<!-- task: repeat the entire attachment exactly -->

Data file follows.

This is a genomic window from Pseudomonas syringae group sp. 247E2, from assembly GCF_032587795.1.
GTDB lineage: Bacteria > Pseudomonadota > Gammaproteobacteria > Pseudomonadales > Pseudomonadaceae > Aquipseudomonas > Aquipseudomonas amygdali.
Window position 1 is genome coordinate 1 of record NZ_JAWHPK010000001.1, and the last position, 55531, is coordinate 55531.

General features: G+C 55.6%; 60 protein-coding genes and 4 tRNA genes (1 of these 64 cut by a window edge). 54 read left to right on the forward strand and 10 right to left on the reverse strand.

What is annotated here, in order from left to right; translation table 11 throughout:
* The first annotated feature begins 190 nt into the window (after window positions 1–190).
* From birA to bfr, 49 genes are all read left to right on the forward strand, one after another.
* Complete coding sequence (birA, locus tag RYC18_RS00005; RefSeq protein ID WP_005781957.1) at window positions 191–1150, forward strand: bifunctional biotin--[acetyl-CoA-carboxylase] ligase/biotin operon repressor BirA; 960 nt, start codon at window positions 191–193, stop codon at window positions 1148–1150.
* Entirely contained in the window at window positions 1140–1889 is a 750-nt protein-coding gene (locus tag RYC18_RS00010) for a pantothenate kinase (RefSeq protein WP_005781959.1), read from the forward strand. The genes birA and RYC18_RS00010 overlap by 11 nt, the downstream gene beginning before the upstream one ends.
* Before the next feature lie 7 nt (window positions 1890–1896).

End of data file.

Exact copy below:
This is a genomic window from Pseudomonas syringae group sp. 247E2, from assembly GCF_032587795.1.
GTDB lineage: Bacteria > Pseudomonadota > Gammaproteobacteria > Pseudomonadales > Pseudomonadaceae > Aquipseudomonas > Aquipseudomonas amygdali.
Window position 1 is genome coordinate 1 of record NZ_JAWHPK010000001.1, and the last position, 55531, is coordinate 55531.

General features: G+C 55.6%; 60 protein-coding genes and 4 tRNA genes (1 of these 64 cut by a window edge). 54 read left to right on the forward strand and 10 right to left on the reverse strand.

What is annotated here, in order from left to right; translation table 11 throughout:
* The first annotated feature begins 190 nt into the window (after window positions 1–190).
* From birA to bfr, 49 genes are all read left to right on the forward strand, one after another.
* Complete coding sequence (birA, locus tag RYC18_RS00005; RefSeq protein ID WP_005781957.1) at window positions 191–1150, forward strand: bifunctional biotin--[acetyl-CoA-carboxylase] ligase/biotin operon repressor BirA; 960 nt, start codon at window positions 191–193, stop codon at window positions 1148–1150.
* Entirely contained in the window at window positions 1140–1889 is a 750-nt protein-coding gene (locus tag RYC18_RS00010) for a pantothenate kinase (RefSeq protein WP_005781959.1), read from the forward strand. The genes birA and RYC18_RS00010 overlap by 11 nt, the downstream gene beginning before the upstream one ends.
* Before the next feature lie 7 nt (window positions 1890–1896).